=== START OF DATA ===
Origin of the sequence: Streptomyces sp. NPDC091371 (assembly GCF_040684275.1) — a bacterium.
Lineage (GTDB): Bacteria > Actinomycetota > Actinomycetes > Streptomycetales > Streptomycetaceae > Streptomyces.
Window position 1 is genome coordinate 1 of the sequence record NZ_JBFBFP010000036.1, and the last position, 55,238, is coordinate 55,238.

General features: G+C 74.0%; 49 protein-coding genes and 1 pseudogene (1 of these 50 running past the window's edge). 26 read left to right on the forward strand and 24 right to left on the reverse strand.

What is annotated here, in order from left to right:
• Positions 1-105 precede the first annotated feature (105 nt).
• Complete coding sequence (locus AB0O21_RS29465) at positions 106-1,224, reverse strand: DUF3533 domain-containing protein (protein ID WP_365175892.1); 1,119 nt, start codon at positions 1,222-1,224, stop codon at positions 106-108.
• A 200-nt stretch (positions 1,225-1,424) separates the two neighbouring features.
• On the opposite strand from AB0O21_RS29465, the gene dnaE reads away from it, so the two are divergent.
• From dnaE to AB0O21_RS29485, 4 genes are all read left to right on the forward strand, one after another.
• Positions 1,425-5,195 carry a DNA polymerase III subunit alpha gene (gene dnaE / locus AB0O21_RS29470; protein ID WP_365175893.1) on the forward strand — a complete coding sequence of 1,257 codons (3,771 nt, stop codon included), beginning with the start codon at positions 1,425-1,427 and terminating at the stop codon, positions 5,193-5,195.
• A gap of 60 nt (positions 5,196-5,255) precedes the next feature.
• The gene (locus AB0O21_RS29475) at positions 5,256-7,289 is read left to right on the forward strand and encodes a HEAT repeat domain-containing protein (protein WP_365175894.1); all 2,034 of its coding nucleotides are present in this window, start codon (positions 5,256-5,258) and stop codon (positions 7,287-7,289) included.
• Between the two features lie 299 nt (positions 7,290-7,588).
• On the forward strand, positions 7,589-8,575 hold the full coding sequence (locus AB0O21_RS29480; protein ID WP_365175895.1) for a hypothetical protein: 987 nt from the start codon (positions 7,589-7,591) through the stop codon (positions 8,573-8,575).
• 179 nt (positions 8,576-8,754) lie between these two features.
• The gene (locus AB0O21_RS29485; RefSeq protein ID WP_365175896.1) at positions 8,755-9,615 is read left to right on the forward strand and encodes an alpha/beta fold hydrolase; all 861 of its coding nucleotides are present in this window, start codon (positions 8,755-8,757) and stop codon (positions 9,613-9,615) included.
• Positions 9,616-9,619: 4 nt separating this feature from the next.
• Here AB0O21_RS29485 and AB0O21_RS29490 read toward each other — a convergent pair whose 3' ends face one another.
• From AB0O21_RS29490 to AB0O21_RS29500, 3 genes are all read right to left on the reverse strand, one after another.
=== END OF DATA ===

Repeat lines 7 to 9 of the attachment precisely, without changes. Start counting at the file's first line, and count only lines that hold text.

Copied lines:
• Complete coding sequence (locus AB0O21_RS29465) at positions 106-1,224, reverse strand: DUF3533 domain-containing protein (protein ID WP_365175892.1); 1,119 nt, start codon at positions 1,222-1,224, stop codon at positions 106-108.
• A 200-nt stretch (positions 1,225-1,424) separates the two neighbouring features.
• On the opposite strand from AB0O21_RS29465, the gene dnaE reads away from it, so the two are divergent.